Windows 8.1 Update 1 To Include New Disk Space Manager

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Windows 8.1 disk-space

We have seen several new features that will be coming to Windows 8.1 as part of the upcoming update. Winsupersite today unearthed this new feature called Disk Space in Windows 8.1 Update 1. This Disk Space manager can be accessed from PC Settings screen.

Disk Space allows you to manage your storage in your device. You can see the total free space available, how much each apps/games occupy in your disk, get overview of the storage, and the ability to empty recycle bin. To see how much each apps/games occupy on your disk, you need to click “see my app size” under Disk Space. It will show you a detailed screen as below.

Windows 8.1 app-sizes

What do you think of this new feature?

Source: Winsupersite



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Pradeep, a Computer Science & Engineering graduate.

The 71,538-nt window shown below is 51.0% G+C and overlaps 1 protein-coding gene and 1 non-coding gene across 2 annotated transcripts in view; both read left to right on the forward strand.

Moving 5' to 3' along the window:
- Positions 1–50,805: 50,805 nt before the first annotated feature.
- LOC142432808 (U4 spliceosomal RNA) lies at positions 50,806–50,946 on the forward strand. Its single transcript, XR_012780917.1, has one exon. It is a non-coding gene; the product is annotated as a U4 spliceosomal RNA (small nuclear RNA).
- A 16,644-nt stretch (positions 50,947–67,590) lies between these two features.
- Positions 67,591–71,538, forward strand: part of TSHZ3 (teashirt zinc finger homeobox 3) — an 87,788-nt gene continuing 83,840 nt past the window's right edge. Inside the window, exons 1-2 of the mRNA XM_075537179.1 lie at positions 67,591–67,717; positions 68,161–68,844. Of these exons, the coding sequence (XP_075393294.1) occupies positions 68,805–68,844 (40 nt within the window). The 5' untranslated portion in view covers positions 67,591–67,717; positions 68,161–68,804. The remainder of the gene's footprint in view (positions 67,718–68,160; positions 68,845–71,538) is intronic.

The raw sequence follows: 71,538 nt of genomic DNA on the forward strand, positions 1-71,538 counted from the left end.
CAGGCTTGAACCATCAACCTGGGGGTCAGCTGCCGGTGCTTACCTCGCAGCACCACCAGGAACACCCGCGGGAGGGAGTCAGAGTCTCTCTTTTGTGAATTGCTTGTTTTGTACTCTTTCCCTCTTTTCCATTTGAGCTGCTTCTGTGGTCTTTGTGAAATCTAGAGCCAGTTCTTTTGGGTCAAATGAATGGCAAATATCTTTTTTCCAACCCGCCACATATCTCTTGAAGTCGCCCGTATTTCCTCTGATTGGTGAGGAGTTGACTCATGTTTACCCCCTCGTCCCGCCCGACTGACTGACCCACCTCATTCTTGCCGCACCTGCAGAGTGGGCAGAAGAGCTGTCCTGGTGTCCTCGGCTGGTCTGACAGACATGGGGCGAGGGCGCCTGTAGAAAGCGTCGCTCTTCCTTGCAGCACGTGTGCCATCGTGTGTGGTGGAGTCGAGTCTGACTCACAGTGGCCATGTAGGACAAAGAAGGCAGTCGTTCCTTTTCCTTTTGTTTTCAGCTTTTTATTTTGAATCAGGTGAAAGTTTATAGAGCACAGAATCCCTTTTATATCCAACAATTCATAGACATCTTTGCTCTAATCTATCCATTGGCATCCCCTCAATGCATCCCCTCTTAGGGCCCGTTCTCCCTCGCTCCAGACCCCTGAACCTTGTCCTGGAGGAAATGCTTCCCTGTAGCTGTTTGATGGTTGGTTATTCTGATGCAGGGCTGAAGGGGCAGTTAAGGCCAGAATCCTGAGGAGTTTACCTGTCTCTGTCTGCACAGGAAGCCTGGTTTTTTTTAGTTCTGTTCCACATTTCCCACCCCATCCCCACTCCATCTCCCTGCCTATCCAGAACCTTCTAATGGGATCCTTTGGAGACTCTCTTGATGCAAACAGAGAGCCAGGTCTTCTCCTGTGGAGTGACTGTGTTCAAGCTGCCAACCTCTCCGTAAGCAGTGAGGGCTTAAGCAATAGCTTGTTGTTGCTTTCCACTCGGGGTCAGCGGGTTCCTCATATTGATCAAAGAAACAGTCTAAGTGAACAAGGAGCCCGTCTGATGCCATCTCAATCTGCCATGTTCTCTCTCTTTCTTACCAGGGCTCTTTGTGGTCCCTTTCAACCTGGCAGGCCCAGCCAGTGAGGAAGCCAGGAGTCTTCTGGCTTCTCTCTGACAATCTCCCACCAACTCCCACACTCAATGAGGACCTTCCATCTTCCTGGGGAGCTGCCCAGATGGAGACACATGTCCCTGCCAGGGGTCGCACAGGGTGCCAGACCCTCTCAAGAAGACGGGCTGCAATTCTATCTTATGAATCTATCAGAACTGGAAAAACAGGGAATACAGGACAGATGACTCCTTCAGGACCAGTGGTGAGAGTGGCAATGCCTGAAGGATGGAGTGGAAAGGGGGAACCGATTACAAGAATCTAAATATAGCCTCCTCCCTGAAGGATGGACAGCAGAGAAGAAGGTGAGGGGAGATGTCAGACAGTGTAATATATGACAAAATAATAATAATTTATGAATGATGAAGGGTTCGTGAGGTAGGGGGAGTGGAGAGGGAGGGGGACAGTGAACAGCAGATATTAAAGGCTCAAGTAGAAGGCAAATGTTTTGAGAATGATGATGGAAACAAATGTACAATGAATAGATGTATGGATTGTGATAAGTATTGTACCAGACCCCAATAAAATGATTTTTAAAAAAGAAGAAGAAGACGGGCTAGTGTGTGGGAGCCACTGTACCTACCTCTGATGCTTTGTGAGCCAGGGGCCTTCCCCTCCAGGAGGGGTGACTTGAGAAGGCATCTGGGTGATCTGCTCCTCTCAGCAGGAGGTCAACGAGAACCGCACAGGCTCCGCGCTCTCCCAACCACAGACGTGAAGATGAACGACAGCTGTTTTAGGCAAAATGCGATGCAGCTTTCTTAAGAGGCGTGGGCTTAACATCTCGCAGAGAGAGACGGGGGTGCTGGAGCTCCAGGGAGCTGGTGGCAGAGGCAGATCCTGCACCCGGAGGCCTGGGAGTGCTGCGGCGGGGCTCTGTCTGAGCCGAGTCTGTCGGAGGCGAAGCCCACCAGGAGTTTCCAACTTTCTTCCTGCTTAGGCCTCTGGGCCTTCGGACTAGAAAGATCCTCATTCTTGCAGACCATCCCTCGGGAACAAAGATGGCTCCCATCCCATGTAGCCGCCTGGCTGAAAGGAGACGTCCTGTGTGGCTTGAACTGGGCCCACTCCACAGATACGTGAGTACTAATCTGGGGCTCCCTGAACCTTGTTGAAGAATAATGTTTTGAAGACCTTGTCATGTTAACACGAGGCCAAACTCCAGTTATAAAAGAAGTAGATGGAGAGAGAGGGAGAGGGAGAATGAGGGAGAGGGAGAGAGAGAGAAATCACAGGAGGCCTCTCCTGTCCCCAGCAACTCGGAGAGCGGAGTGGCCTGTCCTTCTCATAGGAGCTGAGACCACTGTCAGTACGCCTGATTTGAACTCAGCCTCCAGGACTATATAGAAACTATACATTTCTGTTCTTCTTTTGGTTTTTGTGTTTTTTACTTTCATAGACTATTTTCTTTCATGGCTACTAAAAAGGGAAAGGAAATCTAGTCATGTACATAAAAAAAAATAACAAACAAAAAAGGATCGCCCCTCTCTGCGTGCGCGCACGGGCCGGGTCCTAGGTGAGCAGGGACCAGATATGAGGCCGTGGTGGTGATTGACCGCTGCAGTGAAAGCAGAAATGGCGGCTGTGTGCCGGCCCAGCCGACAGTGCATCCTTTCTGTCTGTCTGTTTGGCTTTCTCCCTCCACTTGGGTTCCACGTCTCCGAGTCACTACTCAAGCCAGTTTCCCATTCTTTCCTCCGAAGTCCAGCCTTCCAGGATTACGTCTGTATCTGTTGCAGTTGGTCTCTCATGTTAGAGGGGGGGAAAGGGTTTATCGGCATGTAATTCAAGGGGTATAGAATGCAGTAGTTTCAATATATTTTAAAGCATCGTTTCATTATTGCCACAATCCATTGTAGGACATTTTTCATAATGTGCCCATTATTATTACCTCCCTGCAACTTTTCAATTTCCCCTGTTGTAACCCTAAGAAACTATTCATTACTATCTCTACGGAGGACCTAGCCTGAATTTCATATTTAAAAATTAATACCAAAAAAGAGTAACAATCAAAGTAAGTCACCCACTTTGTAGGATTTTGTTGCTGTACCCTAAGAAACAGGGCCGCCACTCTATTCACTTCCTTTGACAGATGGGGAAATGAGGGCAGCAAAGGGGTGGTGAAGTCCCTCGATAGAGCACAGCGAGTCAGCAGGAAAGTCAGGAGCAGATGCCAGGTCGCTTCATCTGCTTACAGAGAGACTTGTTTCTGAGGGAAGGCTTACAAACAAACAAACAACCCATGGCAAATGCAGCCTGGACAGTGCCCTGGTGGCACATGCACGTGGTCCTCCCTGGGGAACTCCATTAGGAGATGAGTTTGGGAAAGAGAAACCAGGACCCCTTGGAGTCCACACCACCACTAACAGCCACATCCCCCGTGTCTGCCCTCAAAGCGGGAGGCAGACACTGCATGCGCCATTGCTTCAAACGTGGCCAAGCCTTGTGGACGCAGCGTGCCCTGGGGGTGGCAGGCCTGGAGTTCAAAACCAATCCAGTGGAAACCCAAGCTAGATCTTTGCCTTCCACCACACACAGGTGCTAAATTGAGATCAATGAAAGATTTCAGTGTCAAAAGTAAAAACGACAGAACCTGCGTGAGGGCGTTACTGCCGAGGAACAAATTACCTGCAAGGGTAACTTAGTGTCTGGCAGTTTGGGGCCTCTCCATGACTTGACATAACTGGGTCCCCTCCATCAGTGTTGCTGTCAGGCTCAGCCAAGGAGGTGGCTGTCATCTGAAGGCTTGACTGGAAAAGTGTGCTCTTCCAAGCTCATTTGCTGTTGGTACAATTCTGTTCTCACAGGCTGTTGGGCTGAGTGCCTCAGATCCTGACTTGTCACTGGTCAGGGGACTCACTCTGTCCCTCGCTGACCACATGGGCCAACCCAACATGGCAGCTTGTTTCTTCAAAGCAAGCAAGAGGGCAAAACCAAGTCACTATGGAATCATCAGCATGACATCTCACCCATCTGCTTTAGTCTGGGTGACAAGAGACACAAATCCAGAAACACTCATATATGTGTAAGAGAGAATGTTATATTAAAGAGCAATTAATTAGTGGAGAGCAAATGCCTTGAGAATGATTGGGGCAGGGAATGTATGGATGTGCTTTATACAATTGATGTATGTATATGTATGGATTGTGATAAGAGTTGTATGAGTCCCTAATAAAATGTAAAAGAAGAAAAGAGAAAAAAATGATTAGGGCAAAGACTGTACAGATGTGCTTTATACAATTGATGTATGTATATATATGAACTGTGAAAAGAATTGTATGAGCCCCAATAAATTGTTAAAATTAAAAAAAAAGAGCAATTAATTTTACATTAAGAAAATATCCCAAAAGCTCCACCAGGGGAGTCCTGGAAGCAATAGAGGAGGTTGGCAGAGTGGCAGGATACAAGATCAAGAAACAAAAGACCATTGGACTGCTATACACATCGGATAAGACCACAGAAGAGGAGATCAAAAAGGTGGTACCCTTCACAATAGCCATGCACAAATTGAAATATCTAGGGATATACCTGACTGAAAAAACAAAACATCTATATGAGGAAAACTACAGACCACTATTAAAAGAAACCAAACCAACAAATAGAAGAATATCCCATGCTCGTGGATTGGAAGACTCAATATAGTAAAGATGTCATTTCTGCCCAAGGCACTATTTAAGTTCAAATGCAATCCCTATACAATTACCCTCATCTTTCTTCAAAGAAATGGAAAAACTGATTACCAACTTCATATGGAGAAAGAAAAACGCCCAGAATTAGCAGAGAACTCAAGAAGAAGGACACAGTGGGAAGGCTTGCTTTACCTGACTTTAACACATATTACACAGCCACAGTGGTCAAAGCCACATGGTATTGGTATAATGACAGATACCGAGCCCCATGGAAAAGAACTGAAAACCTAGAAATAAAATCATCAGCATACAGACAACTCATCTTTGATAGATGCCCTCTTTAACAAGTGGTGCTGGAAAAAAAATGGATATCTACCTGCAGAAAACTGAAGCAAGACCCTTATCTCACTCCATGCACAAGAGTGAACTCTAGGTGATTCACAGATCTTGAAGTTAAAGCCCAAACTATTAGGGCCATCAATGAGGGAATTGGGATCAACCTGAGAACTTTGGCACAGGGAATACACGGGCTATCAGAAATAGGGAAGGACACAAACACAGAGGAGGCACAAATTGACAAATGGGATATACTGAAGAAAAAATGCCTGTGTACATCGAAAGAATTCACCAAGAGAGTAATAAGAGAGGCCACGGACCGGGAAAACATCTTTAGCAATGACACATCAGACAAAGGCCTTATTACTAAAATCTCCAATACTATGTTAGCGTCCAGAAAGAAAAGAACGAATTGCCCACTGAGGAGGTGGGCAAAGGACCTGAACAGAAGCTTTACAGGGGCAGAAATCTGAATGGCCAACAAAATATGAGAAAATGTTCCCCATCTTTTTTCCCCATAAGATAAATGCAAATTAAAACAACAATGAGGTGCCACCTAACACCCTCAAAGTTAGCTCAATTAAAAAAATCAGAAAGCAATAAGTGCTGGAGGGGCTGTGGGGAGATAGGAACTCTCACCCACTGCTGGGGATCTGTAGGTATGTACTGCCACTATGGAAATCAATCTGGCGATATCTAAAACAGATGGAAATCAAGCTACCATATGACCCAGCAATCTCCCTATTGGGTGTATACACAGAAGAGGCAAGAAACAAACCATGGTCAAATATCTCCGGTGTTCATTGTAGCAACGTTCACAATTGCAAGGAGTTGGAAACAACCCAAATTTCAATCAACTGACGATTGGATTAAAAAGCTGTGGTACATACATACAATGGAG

• Willem Evenhuis

    Ow! That looks good. The only thing missing in this package is a zoom bar in the image and document explorers so that I can see pictures, video and document icon previews better. Currently this is not the case in 8.0 or 8.1 (at least I have not seen how in the modern UI). Does this development mean that microsoft will further differentiate into two OS’es in the new future (…windows 9)?

  • Alex Keuano

    It’s already there in 8.1.

    • Bugbog

      Yeah. Been using this feature since the update in October.

      • FateStayNight

        same here

    • Wayne Sebbens

      The app sizes is, but (looking at my SP2) there’s no Disk Space sub-menu under PC and Devices

  • Nham Thien Duong

    I like this new feature, though I would like to see a better integration with ”traditional apps” (desktop applications/programmes), though app sizes is handy for the most part, it doesn’t show where most of my applications/programmes are, though in quantity I download more from the Windows Store (also as it’s safer), but in the size of each individual application/programme, those on the desktop tend to be WAAAAY bigger than those in the Windows Store (with a notable exception of Xbox LIVE Games), the best way Windows 8.X can go is to fully integrate both desktop and ”metro” into one, while holding both as seperate entities (similar to the present interfaces, but different in the case of functionality).